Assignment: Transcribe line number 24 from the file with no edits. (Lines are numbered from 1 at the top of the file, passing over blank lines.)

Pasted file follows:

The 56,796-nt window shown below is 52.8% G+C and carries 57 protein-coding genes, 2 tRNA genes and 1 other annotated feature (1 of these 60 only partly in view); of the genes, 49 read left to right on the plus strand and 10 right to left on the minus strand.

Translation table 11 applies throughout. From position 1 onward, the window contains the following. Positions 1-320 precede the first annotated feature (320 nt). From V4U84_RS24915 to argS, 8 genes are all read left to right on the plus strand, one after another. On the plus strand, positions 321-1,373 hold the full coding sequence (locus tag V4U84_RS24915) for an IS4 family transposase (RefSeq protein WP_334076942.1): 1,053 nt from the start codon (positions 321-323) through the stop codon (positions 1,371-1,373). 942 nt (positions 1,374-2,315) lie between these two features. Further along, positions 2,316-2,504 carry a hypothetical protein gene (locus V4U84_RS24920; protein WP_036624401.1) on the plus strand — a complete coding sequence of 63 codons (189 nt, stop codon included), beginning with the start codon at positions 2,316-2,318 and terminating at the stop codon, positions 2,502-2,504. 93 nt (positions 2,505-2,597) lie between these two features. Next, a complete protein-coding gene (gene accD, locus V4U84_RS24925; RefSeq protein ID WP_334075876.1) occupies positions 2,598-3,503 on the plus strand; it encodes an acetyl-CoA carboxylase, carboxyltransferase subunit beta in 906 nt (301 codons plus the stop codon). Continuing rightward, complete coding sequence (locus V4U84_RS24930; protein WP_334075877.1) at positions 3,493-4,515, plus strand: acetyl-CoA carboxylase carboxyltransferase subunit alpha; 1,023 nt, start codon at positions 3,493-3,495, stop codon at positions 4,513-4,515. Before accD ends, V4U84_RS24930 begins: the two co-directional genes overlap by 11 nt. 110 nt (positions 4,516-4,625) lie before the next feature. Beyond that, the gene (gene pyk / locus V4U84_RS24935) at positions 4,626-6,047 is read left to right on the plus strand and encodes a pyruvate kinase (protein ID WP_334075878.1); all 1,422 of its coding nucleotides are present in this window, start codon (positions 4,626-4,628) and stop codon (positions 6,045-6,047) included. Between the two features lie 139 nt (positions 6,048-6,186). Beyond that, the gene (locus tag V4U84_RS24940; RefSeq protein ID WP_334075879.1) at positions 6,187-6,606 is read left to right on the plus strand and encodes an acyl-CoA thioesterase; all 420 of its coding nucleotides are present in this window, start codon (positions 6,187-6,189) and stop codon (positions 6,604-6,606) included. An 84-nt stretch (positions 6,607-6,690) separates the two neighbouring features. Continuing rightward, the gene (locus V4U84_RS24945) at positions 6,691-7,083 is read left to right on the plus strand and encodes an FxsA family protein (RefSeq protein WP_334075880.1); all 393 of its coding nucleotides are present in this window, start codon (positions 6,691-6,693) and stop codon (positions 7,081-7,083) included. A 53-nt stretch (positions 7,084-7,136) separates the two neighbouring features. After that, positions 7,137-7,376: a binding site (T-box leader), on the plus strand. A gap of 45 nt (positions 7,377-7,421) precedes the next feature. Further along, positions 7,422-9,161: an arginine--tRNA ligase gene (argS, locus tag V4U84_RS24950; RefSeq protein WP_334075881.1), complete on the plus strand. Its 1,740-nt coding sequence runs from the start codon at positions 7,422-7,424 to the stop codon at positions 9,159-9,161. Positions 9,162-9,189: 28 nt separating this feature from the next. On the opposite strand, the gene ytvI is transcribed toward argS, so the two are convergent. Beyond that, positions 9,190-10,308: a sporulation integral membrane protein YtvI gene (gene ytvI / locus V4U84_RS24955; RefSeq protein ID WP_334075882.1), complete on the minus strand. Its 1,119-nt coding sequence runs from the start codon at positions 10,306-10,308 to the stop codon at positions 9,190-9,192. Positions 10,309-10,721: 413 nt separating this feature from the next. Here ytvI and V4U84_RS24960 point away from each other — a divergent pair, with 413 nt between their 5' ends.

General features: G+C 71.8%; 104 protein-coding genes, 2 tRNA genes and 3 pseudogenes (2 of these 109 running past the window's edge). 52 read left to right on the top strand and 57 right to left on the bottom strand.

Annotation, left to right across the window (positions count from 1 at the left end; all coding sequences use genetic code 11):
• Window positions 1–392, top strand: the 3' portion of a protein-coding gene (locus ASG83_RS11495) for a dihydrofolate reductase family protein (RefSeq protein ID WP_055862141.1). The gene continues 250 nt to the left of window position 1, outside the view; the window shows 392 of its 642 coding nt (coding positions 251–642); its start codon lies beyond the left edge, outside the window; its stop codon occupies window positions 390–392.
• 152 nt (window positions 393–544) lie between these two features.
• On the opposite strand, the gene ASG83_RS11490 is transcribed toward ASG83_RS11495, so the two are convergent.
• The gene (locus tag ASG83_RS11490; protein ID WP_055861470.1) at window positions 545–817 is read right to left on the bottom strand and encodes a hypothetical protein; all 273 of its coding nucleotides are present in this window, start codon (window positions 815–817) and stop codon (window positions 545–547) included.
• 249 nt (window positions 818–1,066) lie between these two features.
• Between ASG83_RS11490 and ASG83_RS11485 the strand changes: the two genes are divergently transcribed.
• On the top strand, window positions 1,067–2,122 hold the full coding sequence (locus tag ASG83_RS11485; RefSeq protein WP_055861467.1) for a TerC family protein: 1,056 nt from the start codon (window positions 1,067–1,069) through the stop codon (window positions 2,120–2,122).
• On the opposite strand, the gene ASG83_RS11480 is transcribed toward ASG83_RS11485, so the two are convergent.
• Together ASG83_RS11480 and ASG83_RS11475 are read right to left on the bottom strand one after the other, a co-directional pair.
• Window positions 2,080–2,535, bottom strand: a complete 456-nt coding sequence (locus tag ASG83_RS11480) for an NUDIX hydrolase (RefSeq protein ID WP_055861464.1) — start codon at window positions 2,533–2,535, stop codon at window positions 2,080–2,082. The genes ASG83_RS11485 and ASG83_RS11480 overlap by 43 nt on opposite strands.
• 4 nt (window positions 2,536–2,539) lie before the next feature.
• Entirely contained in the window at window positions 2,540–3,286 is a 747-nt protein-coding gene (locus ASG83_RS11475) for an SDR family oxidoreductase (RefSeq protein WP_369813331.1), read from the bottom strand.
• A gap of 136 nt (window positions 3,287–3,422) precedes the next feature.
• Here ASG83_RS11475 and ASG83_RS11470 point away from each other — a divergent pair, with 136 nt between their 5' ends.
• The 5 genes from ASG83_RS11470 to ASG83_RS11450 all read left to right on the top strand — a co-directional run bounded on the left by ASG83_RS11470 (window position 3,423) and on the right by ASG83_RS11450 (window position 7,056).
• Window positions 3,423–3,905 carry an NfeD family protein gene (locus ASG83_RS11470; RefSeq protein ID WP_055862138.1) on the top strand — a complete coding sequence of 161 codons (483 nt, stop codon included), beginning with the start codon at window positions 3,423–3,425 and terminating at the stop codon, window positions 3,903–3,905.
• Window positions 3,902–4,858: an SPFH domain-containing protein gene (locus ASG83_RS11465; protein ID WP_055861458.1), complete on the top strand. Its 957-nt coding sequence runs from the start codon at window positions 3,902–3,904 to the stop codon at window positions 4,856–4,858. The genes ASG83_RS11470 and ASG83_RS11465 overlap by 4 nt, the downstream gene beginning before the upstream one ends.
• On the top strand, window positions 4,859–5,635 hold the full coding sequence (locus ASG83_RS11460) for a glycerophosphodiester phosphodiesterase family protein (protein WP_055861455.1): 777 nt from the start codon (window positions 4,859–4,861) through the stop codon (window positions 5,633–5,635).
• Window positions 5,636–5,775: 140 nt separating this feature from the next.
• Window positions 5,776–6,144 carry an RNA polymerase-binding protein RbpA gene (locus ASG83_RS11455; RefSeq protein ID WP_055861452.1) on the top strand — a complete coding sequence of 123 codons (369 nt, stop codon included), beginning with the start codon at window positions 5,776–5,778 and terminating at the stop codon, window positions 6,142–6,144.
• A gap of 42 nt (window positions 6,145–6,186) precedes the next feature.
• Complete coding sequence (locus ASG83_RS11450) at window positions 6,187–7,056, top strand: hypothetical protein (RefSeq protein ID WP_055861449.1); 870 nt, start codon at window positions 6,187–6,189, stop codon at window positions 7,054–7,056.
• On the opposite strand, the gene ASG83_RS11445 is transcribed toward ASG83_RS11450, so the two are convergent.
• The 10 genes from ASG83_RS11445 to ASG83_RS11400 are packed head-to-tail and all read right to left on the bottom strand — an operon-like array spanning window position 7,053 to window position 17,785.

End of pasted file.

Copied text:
• Window positions 5,776–6,144 carry an RNA polymerase-binding protein RbpA gene (locus ASG83_RS11455; RefSeq protein ID WP_055861452.1) on the top strand — a complete coding sequence of 123 codons (369 nt, stop codon included), beginning with the start codon at window positions 5,776–5,778 and terminating at the stop codon, window positions 6,142–6,144.